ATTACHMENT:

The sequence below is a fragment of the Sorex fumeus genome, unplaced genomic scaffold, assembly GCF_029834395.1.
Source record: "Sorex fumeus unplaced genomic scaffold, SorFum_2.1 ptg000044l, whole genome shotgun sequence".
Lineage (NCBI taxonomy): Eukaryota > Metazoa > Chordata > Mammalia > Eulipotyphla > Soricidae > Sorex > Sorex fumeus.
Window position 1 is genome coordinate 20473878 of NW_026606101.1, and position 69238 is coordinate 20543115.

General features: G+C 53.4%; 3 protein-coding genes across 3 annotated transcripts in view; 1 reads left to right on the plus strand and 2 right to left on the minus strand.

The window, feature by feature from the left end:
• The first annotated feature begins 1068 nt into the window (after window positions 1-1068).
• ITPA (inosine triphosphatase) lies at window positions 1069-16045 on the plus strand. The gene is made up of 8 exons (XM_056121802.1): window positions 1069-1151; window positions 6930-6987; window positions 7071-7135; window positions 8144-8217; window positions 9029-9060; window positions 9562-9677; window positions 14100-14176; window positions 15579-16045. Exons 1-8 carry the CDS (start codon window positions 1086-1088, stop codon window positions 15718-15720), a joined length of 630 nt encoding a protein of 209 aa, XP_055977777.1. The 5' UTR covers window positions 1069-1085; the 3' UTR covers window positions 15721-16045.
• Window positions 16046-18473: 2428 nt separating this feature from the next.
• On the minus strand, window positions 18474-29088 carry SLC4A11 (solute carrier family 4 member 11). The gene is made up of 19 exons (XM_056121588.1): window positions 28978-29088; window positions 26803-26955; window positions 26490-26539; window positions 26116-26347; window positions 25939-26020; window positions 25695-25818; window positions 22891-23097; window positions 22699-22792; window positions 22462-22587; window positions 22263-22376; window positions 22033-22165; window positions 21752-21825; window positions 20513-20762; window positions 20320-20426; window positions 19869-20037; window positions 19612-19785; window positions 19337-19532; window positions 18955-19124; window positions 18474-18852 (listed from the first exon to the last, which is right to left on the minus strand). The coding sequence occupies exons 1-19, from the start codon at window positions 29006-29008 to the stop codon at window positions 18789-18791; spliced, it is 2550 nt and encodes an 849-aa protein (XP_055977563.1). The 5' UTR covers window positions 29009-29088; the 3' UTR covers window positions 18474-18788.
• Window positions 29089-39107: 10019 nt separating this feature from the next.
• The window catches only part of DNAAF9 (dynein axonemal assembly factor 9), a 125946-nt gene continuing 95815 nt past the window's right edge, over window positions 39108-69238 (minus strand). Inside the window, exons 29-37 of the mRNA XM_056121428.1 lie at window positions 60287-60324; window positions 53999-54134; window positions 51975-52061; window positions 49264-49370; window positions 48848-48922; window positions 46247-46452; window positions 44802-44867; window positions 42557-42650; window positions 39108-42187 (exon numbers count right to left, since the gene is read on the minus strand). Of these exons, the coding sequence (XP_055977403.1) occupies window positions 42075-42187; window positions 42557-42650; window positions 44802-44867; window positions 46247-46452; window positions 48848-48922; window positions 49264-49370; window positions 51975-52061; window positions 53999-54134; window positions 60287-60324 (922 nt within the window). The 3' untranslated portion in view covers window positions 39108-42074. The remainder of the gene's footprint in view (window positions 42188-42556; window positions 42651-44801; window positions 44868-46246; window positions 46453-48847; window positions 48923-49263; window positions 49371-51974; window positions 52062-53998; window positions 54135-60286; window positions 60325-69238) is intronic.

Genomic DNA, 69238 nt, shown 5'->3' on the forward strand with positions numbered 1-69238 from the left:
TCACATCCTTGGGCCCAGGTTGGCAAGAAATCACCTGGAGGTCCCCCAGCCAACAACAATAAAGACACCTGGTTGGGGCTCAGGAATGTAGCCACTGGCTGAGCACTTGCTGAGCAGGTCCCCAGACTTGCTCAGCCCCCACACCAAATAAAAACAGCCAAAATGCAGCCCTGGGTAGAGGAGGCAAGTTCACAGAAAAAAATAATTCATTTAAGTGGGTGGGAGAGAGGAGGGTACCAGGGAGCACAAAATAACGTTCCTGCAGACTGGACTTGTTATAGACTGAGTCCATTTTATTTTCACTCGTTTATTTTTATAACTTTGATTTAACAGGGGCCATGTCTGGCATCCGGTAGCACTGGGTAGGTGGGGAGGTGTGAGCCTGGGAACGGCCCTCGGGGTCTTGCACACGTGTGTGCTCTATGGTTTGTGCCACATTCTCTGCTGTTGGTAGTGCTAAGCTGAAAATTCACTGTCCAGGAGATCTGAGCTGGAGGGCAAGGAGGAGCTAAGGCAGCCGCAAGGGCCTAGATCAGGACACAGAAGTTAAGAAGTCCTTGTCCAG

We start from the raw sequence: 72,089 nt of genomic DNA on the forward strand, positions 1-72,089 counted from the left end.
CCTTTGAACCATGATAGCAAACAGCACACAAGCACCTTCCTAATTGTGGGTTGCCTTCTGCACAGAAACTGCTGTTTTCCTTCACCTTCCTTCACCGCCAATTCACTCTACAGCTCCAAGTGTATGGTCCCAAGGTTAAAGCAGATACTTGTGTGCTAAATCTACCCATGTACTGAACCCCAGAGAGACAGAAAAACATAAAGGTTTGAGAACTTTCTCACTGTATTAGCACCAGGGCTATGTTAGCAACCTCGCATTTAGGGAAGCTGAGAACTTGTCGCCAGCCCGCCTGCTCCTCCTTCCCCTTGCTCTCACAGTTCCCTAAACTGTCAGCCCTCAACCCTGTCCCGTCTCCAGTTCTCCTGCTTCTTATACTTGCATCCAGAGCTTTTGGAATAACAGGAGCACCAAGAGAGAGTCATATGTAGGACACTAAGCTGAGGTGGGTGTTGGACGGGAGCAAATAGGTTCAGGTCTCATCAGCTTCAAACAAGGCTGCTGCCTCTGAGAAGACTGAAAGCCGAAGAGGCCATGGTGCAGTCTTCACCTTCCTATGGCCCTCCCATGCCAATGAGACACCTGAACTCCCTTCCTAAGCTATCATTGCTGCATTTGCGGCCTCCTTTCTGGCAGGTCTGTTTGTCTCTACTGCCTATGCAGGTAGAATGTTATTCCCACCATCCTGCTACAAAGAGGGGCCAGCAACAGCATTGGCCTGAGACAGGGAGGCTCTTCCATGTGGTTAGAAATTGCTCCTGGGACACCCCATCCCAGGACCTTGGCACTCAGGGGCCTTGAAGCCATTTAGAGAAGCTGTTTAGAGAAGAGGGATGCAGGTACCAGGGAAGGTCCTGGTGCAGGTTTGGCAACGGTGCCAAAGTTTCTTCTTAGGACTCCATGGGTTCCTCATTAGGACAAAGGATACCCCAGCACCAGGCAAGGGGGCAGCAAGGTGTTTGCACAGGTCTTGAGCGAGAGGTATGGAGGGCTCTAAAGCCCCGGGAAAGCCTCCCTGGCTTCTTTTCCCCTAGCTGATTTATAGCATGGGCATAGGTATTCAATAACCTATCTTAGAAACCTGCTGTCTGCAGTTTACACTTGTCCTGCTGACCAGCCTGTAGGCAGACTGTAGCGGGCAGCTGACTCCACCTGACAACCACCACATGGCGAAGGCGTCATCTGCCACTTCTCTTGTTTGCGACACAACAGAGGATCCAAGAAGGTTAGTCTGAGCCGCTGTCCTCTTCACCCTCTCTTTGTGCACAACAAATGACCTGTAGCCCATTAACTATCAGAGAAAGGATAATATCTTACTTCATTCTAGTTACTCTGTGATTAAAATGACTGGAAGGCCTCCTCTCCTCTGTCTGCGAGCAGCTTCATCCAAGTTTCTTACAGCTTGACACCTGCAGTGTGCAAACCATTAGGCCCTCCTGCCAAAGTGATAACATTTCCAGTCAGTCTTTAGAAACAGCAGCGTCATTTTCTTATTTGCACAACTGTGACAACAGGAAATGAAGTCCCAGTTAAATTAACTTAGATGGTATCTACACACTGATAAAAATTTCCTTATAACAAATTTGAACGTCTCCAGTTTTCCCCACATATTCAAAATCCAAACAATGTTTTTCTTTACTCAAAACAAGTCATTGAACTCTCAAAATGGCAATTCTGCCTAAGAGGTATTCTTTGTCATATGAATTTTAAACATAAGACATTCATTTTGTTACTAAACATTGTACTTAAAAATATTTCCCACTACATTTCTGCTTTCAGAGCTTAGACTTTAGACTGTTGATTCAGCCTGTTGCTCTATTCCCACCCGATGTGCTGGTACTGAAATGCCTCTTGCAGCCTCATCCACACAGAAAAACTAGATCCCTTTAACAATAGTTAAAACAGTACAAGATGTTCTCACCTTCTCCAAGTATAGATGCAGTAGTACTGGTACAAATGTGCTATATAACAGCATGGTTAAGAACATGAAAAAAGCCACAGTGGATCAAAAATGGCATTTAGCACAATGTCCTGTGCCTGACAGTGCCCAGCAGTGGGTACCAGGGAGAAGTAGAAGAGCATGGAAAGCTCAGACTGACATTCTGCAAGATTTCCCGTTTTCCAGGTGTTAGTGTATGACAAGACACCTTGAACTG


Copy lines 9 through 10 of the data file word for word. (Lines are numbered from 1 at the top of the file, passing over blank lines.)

• Window positions 16046-18473: 2428 nt separating this feature from the next.
• On the minus strand, window positions 18474-29088 carry SLC4A11 (solute carrier family 4 member 11). The gene is made up of 19 exons (XM_056121588.1): window positions 28978-29088; window positions 26803-26955; window positions 26490-26539; window positions 26116-26347; window positions 25939-26020; window positions 25695-25818; window positions 22891-23097; window positions 22699-22792; window positions 22462-22587; window positions 22263-22376; window positions 22033-22165; window positions 21752-21825; window positions 20513-20762; window positions 20320-20426; window positions 19869-20037; window positions 19612-19785; window positions 19337-19532; window positions 18955-19124; window positions 18474-18852 (listed from the first exon to the last, which is right to left on the minus strand). The coding sequence occupies exons 1-19, from the start codon at window positions 29006-29008 to the stop codon at window positions 18789-18791; spliced, it is 2550 nt and encodes an 849-aa protein (XP_055977563.1). The 5' UTR covers window positions 29009-29088; the 3' UTR covers window positions 18474-18788.